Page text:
World Economic Forum said AI can act as an intelligent layer across many applications and has advanced a set of principles for the energy industry to deploy the technology in a safe and trustworthy way.
Digital technologies and artificial intelligence (AI) in particular have tremendous potential to deliver the energy sector’s climate goals more rapidly and at lower cost, according to a new study.
As the impacts of climate change become more visible worldwide, governments and industry face the urgent challenge of transitioning to a low-carbon global energy system.
The World Economic Forum’s report highlights the technologies’ potential to support the energy transition and advances a set of principles for the energy industry to deploy AI in a “safe, fair, and trustworthy way”.
Produced in collaboration with BloombergNEF (BNEF) and German energy agency Deutsche Energie-Agentur (Dena), Harnessing AI to accelerate the energy transition reviews the state of play of AI adoption in the energy sector. It also identifies high-priority applications of AI in the energy transition and offers a road map and practical recommendations for the energy and AI industries to maximise AI’s benefits.
“In energy, we are only seeing the beginning of what AI can do to speed up the transition to the low-emissions, ultra-efficient and interconnected energy systems we need tomorrow”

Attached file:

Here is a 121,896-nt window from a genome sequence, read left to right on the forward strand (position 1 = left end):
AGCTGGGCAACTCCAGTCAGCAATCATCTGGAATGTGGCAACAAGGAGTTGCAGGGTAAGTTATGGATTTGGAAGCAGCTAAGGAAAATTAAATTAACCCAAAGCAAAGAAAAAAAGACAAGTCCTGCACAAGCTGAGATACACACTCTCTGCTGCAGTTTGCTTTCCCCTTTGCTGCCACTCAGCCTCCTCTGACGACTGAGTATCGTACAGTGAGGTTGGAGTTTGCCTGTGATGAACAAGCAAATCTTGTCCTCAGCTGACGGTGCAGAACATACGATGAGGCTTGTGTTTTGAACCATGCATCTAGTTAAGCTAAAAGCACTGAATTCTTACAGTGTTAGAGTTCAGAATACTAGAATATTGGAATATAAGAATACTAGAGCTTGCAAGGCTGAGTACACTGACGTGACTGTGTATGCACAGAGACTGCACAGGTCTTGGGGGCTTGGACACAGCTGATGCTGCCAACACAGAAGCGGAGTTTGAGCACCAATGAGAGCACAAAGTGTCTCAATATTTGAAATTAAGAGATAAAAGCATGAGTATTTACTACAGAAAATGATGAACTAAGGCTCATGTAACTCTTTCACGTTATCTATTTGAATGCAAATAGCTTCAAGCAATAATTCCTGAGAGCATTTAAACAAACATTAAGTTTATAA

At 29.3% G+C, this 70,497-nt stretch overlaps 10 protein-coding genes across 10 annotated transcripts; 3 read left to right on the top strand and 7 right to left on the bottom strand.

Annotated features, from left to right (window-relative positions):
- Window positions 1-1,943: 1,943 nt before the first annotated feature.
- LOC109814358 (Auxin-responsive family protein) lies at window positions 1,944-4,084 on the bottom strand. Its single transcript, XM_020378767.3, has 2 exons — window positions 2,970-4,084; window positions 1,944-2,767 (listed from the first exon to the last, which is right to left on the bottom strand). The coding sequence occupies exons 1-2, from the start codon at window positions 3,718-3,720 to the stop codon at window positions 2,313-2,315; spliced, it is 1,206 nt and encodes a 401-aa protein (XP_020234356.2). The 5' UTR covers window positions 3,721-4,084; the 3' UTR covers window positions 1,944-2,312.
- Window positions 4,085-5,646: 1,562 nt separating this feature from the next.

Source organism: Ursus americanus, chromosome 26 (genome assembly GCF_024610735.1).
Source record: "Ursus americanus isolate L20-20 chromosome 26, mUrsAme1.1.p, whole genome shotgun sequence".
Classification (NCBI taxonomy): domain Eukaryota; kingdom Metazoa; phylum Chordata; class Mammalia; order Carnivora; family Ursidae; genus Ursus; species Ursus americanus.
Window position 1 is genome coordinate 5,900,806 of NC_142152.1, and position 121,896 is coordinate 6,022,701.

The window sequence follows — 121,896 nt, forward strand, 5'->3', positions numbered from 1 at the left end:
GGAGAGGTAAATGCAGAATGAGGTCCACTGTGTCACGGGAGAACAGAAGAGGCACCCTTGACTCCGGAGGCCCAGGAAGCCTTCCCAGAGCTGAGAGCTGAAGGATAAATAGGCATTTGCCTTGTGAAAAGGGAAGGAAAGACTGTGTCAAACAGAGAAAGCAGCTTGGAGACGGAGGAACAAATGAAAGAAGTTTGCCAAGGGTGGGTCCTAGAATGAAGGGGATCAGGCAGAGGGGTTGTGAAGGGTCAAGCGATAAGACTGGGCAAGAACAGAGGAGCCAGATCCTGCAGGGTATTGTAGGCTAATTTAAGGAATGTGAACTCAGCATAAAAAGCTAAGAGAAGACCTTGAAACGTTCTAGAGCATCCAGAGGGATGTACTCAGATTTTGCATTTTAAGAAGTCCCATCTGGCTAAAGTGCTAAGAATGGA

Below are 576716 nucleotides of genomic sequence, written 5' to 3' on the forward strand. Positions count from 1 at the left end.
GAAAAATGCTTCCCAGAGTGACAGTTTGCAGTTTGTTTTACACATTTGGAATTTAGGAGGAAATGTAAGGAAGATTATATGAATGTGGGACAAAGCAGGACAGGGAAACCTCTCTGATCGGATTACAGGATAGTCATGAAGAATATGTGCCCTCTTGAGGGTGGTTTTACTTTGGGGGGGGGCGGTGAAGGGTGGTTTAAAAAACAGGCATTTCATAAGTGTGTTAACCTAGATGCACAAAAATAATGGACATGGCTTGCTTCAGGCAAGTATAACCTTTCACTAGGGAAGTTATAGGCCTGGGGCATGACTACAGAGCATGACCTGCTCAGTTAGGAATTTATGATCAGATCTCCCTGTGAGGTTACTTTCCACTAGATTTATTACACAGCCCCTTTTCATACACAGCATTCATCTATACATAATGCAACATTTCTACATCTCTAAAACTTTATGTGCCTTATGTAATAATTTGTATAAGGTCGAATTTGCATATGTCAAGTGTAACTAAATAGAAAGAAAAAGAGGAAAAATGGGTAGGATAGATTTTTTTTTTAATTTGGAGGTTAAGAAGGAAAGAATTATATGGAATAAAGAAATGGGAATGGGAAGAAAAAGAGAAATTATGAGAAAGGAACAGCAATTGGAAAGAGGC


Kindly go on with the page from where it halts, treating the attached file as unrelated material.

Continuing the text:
The report finds that AI has the potential to create substantial value for the global energy transition. Based on BNEF’s net-zero scenario modelling, every one per cent of additional efficiency in demand creates $1.3 trillion in value between 2020 and 2050 due to reduced investment needs. AI could achieve this by enabling greater energy efficiency and flexing demand.
“AI is already making its mark on many parts of society and the economy. In energy, we are only seeing the beginning of what AI can do to speed up the transition to the low-emissions, ultra-efficient and interconnected energy systems we need tomorrow,” said Roberto Bocca, head of energy, World Economic Forum.
“This report shows the potential and what it will take to unlock it – guided by principles that span how to govern, design and enable responsible use of AI in energy. Governments and companies can collectively create a real tipping point in using AI for a faster energy transition.”
High priority applications for how AI can accelerate the transition to low-carbon energy future include:
AI holds far greater potential to accelerate the global energy transition but WEF cautions it will only be realised if there is greater AI innovation, adoption and collaboration across the industry.
The nine principles cited in the report aim to build industry trust in AI technologies so that they can play a greater role in the energy transition. The report notes that as AI tools are increasingly adopted across energy and energy-intensive sectors, companies and policymakers must play an active role in governing and shaping the use of AI in the energy sector, establishing best practices for designing AI systems in a responsible way, and creating an enabling environment to unlock the full potential of AI technologies.
“These principles should ideally create a framework that enables multiple stakeholder groups to work together effectively on a pre-defined set of activities from governance to design, to enabling infrastructure,” added Jon Moore, chief executive officer, BloombergNEF.
“They will enable us to move past the many ‘proofs of concept’ projects towards successful large-scale implementation of solutions.”